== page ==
Sunday, August 14, 2011

Cracking the code of egg carton labels, Part 2

This time I just want to talk about one egg carton label and what it means: "Vegetarian Diet." According to the Humane Society, "vegetarian diet," in the egg industry, means "These birds' feed does not contain animal byproducts, but this label does not have significant relevance to the animals' living conditions."

OK, let's set aside for the moment the reference to living conditions (which is vague in the extreme). What strikes me about "vegetarian diet" is that the marketers are counting on the average consumer to be unaware that chickens are actually omnivorous. We see our birds foraging all day long, eating all manner of worms, bugs, and grubs; they go fairly nuts during the summer when, for about a week, the carpenter ants are flying. It's quite entertaining to watch the birds run around, leaping into the air to snatch the large and apparently delectable ants.

We've even seen the chickens catch small frogs, lizards, mice, and (believe it or not) snakes. The first time I saw a hen with a snake I wouldn't have believed it. From across the yard, the hen was racing around, with 10 or so hens in hot pursuit. I could see the lead hen had something hanging from her beak but I couldn't see what it was, so I went to see what was going on. She had a garter snake, and about 16" of the snake was visible. With an impressive finishing kick, the hen got far enough ahead of the other birds and stopped abruptly. Tilting her head back in a whiplash-like motion, she swallowed the snake in one go. I swear I'm not making this up. I remember thinking, I wonder if the snake was dead when the hen swallowed it?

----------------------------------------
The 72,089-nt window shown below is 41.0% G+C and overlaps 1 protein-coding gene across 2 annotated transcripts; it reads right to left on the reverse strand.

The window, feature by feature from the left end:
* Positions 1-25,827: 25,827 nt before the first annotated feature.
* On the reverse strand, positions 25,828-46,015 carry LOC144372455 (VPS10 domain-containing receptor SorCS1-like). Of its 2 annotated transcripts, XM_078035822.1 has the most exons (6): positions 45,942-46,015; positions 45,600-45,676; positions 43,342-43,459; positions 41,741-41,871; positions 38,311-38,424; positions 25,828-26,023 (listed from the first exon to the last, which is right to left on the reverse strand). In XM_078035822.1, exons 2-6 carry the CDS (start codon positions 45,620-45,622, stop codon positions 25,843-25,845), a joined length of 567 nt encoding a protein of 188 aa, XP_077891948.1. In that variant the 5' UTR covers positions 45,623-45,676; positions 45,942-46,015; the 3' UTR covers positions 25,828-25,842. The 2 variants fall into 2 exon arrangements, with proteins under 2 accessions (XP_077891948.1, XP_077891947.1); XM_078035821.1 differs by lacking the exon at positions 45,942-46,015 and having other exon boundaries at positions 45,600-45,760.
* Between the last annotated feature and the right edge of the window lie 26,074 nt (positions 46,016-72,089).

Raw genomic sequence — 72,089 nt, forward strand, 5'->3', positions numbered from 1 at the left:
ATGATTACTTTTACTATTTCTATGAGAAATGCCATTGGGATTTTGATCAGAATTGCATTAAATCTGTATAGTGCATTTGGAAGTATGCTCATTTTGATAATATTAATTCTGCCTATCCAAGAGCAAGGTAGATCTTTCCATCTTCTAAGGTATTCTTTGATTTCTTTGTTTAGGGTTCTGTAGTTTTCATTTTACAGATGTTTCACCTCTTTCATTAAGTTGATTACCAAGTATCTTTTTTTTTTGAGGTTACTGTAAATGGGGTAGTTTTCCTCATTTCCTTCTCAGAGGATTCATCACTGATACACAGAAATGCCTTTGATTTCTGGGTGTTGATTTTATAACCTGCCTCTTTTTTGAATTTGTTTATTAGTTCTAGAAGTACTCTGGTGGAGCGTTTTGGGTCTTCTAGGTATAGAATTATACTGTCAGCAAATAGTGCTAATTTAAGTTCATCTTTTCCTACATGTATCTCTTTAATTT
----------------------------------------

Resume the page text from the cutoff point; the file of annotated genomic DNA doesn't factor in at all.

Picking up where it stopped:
Anyway, the point is, if a laying hen is eating a "vegetarian diet," by definition she is not foraging any of her food. True, I think it's great if the hens' feed doesn't contain any animal byproducts; I just happen to also believe that hens are happier, healthier, and lay better-tasting and healthier eggs when they have access to the naturally-balanced range of foods they thrive on.

I was planning two posts regarding egg carton labels, but I will be doing at least one more, as I have been getting a lot of questions about this lately. Please post your comments and questions too; the label definitions and parameters periodically change, and I'll do what I can to help clarify them.

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